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Lights out and away we go!

By Paloma Torres Neus


There are many racetracks around the world, but none are quite as special as this

one. The circuit Gilles Villeneuve is a motorsport racing track here in Montreal, best known for hosting the Formula 1 Canadian Grand Prix. I can’t pinpoint the exact moment I started going to the track but I feel like I have been going since before I was even born. 

My parents got married near the track which instilled in me a special bond to that place. The track holds significant meaning to me because it’s a constant reminder of what I want to achieve in life. 

Built in 1978, the track was named after Québécois driver Gilles Villeneuve. He was a driver for Scuderia Ferrari and won the Canadian GP in 1978. The track is located on l’île Notre-Dame and has been a part of the Grand Prix stops for 45 years. Not much surrounds the track, which is near the river, offering scenic views as you walk. There are a few trees here and there and obviously the paddock and the bleachers for the spectators.

Via Paloma, 2017

My two earliest memories of going to the track involve my mother: first, she would put me in the stroller and would run the entire track as her workout, and later, as I had learned to bike, she would take me to the track and rollerblade next to me as we raced seeing who would reach the finish line first. Until this day, I suspect she let me win, because there is no way I was that quick at the age of five. The track spans approximately 5 km, and features 14 challenging turns. There’s a very famous wall named “The Wall of Champions” due to the numerous times world winning champions would hit it. Today, that wall has the inscription “Bienvenue au Québec,”  lettered in washed-out white paint as the many winters have come and gone.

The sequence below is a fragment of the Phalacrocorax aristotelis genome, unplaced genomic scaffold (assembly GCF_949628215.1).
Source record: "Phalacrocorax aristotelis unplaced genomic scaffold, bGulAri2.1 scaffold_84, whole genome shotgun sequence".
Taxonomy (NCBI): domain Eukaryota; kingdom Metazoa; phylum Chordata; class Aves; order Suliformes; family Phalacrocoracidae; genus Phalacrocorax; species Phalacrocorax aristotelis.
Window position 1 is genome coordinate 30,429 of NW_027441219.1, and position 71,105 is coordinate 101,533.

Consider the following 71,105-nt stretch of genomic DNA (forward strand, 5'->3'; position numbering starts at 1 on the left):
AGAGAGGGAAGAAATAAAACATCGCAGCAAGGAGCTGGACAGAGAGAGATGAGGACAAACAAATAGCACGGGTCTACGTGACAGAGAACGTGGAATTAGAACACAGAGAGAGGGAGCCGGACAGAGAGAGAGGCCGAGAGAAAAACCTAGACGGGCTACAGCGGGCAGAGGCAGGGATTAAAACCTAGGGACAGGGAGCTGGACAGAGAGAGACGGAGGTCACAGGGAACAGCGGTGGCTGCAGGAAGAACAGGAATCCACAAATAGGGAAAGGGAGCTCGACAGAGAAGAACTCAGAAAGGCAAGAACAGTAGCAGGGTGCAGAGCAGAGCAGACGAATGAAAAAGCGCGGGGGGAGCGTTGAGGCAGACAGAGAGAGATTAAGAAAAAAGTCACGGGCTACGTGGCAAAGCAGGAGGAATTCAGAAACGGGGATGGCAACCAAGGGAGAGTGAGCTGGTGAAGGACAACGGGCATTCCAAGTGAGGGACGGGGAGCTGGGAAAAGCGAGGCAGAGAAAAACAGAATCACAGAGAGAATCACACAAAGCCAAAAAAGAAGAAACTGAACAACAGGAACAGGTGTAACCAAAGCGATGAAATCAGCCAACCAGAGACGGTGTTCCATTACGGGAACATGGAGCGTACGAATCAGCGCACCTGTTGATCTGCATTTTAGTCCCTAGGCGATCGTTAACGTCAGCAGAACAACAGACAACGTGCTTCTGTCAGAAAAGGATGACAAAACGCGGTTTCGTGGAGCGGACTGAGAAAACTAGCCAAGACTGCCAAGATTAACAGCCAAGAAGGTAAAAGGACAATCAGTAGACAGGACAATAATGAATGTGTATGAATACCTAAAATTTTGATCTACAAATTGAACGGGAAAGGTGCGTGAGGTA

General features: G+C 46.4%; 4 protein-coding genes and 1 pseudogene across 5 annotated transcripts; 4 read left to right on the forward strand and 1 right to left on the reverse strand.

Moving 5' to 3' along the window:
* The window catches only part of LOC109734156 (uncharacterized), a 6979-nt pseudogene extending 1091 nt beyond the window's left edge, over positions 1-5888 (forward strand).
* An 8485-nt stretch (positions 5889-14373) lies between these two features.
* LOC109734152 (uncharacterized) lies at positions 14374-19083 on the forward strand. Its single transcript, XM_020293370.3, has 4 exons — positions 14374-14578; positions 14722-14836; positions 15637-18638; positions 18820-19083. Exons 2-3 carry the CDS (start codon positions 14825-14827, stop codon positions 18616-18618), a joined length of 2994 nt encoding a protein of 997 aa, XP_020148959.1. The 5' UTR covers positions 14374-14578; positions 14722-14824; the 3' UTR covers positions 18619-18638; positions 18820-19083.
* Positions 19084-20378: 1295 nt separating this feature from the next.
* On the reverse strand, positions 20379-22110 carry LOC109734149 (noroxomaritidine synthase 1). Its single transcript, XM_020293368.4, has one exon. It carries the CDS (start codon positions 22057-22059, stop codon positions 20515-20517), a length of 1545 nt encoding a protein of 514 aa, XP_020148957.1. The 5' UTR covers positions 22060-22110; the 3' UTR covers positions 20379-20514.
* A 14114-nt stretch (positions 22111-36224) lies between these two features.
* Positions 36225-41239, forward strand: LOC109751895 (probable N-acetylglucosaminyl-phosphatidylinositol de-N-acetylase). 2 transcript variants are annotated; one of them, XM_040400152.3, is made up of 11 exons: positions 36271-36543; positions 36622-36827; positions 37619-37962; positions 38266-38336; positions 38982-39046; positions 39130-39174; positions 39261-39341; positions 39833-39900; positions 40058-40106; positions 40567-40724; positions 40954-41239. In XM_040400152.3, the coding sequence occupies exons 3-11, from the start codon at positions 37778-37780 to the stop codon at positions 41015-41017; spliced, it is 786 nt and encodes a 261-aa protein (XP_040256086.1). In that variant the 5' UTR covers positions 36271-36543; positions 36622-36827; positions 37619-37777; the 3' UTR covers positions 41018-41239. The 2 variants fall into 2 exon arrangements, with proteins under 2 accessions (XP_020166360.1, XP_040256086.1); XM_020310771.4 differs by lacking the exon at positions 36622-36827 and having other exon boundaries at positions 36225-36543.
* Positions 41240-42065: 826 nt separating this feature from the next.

There’s a calming quiet that comes with visiting the track when no one is around; it's peaceful to just walk around and look at all the dented fences and skid marks on the curbs. Now, every summer, I go biking or rollerblading on track. It’s lively during that season as plenty of families are there doing exactly that. You can always hear a young kid yelling “3-2-1 go!” or “I won!” when a child reaches the end of the track before their parents.

Ever since I was young, racing has been a huge part of my life. My parents are both passionate F1 fans; it was tradition to watch races in our living room, cheering for Lewis Hamilton. At the age of ten, I saw my first race in person with my mother, and we had so much fun looking at the cars zooming past us. That day, a decision was made, and it would lead me to where I am today.

I decided I wanted to become a journalist for Formula 1, and I have been working towards that goal ever since. Today, however, this track holds a deeper meaning for me, bringing me closer to my great grandmother whom we lost last December. She was the biggest F1 fan ever, so much so that my uncle and cousin are both racers. Every race I watch, every time I visit that track, I feel as if she’s there with me, encouraging me to keep going and to reach my goal. So that’s what I do — I keep pushing for her.



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